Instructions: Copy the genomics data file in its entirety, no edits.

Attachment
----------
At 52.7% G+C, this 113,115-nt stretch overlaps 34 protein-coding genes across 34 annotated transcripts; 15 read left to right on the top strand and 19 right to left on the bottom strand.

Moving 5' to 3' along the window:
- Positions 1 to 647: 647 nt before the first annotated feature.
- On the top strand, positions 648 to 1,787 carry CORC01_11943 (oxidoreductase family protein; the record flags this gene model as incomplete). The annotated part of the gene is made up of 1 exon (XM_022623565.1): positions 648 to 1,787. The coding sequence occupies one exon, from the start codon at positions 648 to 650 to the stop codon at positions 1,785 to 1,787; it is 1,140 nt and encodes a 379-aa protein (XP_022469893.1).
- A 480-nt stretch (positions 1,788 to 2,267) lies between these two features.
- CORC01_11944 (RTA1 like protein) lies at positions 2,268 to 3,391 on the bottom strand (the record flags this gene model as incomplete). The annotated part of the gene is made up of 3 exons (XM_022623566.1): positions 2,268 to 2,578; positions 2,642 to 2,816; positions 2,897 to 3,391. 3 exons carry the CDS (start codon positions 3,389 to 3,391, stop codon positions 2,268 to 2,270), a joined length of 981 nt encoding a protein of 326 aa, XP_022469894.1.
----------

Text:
At 52.7% G+C, this 113,115-nt stretch overlaps 34 protein-coding genes across 34 annotated transcripts; 15 read left to right on the top strand and 19 right to left on the bottom strand.

Moving 5' to 3' along the window:
- Positions 1 to 647: 647 nt before the first annotated feature.
- On the top strand, positions 648 to 1,787 carry CORC01_11943 (oxidoreductase family protein; the record flags this gene model as incomplete). The annotated part of the gene is made up of 1 exon (XM_022623565.1): positions 648 to 1,787. The coding sequence occupies one exon, from the start codon at positions 648 to 650 to the stop codon at positions 1,785 to 1,787; it is 1,140 nt and encodes a 379-aa protein (XP_022469893.1).
- A 480-nt stretch (positions 1,788 to 2,267) lies between these two features.
- CORC01_11944 (RTA1 like protein) lies at positions 2,268 to 3,391 on the bottom strand (the record flags this gene model as incomplete). The annotated part of the gene is made up of 3 exons (XM_022623566.1): positions 2,268 to 2,578; positions 2,642 to 2,816; positions 2,897 to 3,391. 3 exons carry the CDS (start codon positions 3,389 to 3,391, stop codon positions 2,268 to 2,270), a joined length of 981 nt encoding a protein of 326 aa, XP_022469894.1.